@@ -347,15 +347,12 @@ We want to protect your confidentiality and ours, and usually include a standard
We think of our “products” as offerings of support and capital to a company, and the price we charge is ownership in a company.
Our preference is to be the first money into a company, and to contribute a meaningful amount of capital. This is the core of what we do, and it reflects roughly 90% of the dollars we invest. We want to be able to add capital, sometimes even increasing our ownership stake, as the company evolves. While we lack a specific ownership percentage target, we try to get meaningful ownership given the stage of the company -- in practice, this can be 5-15% depending on how far the company’s progressed. (It’s difficult to generalize because, in startups, exceptions are the rule. We also find that hard ownership targets can make it more difficult to form a syndicate with other investors who can be helpful.)
In some cases, we only seek to put a small amount of money to work (for example, in rounds where the founder is fortunate to have many investors who want to support the company, or it is a later-stage company), and it is unlikely we will invest more. In these cases, our support is as much symbolic as it is financial -- we want to be part of something, even though we know it is unlikely to be an investment that is meaningful to our fund financially. A typical check for these investments might be $50K. While these investments have access to all the services we offer our portfolio, given our lower ownership stake we’re less able to pay proactive attention to these companies and we want to set clear expectations up front about what kinds of startups the founder will likely consider competitive.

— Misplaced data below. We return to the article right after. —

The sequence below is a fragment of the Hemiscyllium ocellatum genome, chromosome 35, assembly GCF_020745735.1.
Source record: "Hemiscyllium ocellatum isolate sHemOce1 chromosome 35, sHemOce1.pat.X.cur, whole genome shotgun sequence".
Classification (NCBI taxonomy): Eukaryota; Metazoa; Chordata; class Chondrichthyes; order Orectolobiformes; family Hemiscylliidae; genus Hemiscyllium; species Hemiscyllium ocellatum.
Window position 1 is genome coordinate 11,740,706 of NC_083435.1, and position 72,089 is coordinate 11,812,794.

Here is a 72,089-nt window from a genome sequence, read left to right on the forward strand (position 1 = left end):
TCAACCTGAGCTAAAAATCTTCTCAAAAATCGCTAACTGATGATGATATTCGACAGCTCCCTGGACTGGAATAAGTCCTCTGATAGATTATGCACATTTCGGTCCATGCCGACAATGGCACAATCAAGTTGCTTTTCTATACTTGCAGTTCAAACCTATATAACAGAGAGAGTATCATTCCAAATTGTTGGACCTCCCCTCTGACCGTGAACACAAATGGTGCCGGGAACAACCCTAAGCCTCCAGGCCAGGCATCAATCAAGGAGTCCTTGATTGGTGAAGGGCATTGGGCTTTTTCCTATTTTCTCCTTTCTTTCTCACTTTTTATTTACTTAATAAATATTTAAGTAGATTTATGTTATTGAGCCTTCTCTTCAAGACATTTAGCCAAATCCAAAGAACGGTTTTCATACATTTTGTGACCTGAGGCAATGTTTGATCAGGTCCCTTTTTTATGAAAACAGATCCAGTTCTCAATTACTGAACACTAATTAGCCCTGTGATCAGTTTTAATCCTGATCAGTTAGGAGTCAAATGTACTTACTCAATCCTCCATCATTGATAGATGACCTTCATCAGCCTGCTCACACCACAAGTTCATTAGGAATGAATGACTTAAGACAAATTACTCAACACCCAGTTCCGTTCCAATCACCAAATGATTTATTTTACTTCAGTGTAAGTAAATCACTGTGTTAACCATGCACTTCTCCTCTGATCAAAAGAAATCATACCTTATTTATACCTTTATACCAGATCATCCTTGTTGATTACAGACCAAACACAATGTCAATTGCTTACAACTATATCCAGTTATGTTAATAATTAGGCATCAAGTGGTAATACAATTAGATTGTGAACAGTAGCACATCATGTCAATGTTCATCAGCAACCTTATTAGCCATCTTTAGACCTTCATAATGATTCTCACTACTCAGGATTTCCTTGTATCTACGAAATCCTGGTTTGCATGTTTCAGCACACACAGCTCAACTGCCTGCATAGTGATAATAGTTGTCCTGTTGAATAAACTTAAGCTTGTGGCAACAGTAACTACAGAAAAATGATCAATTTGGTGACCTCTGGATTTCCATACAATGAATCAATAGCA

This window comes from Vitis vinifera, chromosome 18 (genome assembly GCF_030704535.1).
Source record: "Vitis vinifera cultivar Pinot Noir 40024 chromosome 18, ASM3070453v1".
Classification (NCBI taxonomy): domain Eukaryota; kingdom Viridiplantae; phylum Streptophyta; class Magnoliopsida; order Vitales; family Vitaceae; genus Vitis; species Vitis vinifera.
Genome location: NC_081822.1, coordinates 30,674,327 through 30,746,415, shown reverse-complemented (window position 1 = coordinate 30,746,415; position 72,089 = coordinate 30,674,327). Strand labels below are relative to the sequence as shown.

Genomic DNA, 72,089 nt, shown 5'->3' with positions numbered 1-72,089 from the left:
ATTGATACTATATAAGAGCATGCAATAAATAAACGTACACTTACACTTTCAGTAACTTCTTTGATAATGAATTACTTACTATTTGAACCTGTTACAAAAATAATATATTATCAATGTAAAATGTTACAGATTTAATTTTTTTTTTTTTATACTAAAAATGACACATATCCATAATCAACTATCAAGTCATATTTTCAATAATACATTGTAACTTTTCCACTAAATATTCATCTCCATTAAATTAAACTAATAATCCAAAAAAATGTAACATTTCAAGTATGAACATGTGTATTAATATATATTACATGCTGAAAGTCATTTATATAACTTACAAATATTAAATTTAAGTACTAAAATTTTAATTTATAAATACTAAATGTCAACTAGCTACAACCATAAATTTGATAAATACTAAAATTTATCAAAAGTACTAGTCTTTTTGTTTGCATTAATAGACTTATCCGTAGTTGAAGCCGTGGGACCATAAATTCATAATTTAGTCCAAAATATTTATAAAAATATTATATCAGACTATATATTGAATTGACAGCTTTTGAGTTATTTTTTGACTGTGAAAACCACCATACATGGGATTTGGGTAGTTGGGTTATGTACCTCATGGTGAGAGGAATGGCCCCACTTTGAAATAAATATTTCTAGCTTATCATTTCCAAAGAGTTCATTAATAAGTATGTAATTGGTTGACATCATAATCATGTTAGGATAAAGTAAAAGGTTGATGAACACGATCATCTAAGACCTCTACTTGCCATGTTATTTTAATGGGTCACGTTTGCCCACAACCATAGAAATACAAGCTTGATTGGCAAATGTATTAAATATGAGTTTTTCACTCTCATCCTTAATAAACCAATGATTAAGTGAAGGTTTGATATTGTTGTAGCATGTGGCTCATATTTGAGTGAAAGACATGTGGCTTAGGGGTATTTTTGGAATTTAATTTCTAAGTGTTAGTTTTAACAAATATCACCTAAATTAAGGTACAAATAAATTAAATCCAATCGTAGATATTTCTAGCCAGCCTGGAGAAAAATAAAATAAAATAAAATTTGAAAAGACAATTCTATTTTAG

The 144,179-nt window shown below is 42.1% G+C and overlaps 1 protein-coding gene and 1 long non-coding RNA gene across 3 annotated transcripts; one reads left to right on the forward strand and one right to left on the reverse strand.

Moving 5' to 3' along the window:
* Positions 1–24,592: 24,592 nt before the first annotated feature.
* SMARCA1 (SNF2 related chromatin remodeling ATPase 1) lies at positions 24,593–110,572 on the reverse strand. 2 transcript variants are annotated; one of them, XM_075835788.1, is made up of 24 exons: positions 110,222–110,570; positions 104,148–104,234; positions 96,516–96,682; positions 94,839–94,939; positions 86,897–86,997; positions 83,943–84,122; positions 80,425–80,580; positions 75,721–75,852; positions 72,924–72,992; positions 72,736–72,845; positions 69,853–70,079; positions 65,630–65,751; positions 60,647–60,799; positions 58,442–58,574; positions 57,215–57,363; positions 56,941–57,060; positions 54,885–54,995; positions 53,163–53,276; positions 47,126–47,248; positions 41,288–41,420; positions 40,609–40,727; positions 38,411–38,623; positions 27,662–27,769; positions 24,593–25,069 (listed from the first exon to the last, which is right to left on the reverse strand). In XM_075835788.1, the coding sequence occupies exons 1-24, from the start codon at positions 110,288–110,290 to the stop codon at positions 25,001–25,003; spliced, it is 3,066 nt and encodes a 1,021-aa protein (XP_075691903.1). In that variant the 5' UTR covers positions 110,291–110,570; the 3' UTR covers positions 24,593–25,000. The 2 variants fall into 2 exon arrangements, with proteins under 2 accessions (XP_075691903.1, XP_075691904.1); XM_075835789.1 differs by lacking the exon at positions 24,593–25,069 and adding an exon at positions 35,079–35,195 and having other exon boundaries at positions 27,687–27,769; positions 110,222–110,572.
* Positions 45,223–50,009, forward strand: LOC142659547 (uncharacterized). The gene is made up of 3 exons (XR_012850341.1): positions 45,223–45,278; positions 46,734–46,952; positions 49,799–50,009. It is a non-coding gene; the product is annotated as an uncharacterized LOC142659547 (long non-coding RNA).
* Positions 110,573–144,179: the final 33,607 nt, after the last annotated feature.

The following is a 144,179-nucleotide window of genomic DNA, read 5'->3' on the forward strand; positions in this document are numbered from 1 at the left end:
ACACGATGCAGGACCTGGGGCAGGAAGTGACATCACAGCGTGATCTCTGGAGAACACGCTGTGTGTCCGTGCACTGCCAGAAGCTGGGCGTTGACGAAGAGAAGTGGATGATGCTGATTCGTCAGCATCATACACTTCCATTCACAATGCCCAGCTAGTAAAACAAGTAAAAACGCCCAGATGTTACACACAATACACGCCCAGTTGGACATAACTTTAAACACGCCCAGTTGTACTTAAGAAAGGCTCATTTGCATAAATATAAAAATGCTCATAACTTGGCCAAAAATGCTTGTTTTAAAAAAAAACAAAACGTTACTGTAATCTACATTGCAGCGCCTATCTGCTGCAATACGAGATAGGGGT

-We also seek out opportunities to create companies. We are fundamentally founders, and sometimes want to see something in the world and do not see another team working to build what we believe should exist. So, in these cases, we try to form a team and go after it ourselves. How does this work? We partner with a CEO we know to form a new company, which the founders control -- but for which we commit to play an unusually large role. From the perspective of the founders, we feel like another founder (although one who also brings “you can quit your day job” capital). In these situations, we may earn regular founder common stock (which vests, in case the founders ever want to fire us) -- in addition to our financial investment. We will make very few investments like this -- perhaps one a year.